The drivers seat of the Fiat 500 has 38.8 inches (985mm) of headroom and 40.7 inches (1035mm) of legroom.
The rear seat of the Fiat 500 has 35.6 inches (904mm) of headroom and 32.2 inches (818mm) of legroom.
Using virtual reality in the design phase of the 500 helped Fiat solve many problems that could have added months to development time. An example is in the rear seat area. Fiat wanted to lower the hip point (H point) of the rear passenger to boost headroom, but there were problems. First was the risk that the foam of the seat cushion would be too thin, and second, that the passenger would be uncomfortably aware of the metal structure of the floor on every bump.
Two types of calculation demonstrated that a solution to the problem did exist. On one hand, an increase in the ‘bearing capacity’ of the cushion foam was assessed, so as to absorb the vertical acceleration in less space, and on the other, a calculation of the structural rigidity of the body shell showed that the size of the rear crossbeam could be reduced, together with a ‘millimetric refinement’ of the tailgate hinges and the space necessary for the tailgate to open, and still guarantee a reasonable amount of headroom
Previously, solving a problem such as this would have required prototype work adding time to the development process. Using virtual reality design is one of the reasons Fiat is able to bring completed car designs to market in about 18 months time. This is exactly what is going on at Chrysler today.
The legroom versus wheelbase point to the exceptional use of space within the Fiat 500
The relationship between the wheel center and the gas pedal, as depicted here, illustrates the space utilization within the Fiat 500. More space within the wheel base is devoted to actual passenger use.
The Fiat 128
The roominess of the Fiat 500 is the result of the evolution of Fiat's small car design philosophy. This philosophy began in 1936, when famed Fiat designer, Dante Giacosa, pioneered modern small car design with the Fiat Topolino. Giacosa created the concept of designing the car from the inside out. Starting with allocating passenger and luggage space, then room for the mechanical components. Before then, small cars were just big cars scaled down. You can read more about Giacosa here.
Fiat 128 ad clip from 1973. Space utilization is a Fiat expertise.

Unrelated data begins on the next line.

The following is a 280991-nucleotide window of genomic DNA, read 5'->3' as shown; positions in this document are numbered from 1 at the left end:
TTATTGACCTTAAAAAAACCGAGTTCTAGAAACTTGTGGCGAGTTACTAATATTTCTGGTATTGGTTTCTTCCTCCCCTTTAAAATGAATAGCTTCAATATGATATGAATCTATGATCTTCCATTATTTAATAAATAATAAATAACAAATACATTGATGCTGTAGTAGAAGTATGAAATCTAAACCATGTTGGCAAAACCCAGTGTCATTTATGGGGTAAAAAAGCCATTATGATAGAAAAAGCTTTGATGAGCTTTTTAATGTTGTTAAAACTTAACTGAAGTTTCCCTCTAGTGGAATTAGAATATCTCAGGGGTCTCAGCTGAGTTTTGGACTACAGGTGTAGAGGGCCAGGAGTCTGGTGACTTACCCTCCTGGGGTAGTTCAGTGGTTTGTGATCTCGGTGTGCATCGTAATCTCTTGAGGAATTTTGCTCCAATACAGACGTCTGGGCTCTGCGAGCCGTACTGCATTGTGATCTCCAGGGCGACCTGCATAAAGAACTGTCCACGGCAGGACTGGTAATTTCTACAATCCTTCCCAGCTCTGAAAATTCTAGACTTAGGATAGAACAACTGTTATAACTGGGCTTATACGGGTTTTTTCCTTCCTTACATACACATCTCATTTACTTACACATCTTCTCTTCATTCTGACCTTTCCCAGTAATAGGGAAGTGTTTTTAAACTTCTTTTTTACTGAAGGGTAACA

This concept was carried to the extreme, in 1969, with Giacosa's Fiat 128. This car set the standard (and pattern) for all modern front wheel drive cars. A full 80 percent of the car's space was devoted to the passengers and luggage. This car was advertised as being shorter than a VW Beetle but having more legroom than a Cadillac Eldorado.
Fiat's small car design philosophy underwent further advancement, with the help of legendary designer Giorgetto Giugiaro of Ital Design. During the 70's, Giugiaro was the first to introduce the concept of a more compact and taller vehicle. He concluded that to fit passengers and luggage within a given four meters length, the height of the vehicle would have to be increased. Sitting more upright allows the passengers to sit at a more comfortable angle and not have the legs bent which can result in pressure points on the body, leading to fatigue and discomfort. The above 1978 Lancia Megagamma concept car was the first car to use this concept and has influenced small car design since.
This evolving design philosophy has been applied to the 500 and helps it achieve its excellent space utilization and comfort. In particular, the taller driver is rewarded with a very roomy cabin as is illustrated below.
Taller drivers have special needs that were looked after as can be determined in this view. Stooping and bending over makes for uncomfortable entry and exit of a vehicle. Notice how this driver, in the 95 percentile (approx 6'2.5"), remains upright, his back being relatively straight as he enters the car. Once in, the door handle is easily reached.
Our 95 percentile driver is comfortably seated and is able to sit without his head touching the roof.
Our tall driver, again, notice how his arm is at a relaxed angle. He is not cramped, has a commanding view, and all controls are within reach but not on top of him. It's one of the reasons 6'6" Jeremy Clarkson enjoys the Fiat 500.
The reach to the controls have been carefully figured, The arm is outstretched, but at a natural angle. In the insert notice how one can see the A) speedo/tach, B) stereo, C) dash switches, all in that one view, the heater panel is visible by moving ones eyes down and doesn't require head movement.
The tall driver has an easy reach to his or hers controls. This is the sunroof...
power mirror switch...
The Fiat 500 offers good driver visibility. The more upright seating position helps drivers see what is in front of them closer, which comes in handy in urban environments and also helps the psychological feeling of being in control.
Right turn visibility was also looked after and is good.
Drivers visibility making a left turn.
Luggage room with the seats upright is roomy considering the size of the Fiat 500. It is deep and wide, with every inch available.
The luggage floor length is longer than its competitors, even though the 500 is shorter.
A practical illustration of the luggage capacity. The suitcases can be stowed flat.
You can view the video these slides were taken from here.
With help from Fiat Group Press
Photos courtesy Fiat Group Press, Ital Design
References: Ital Design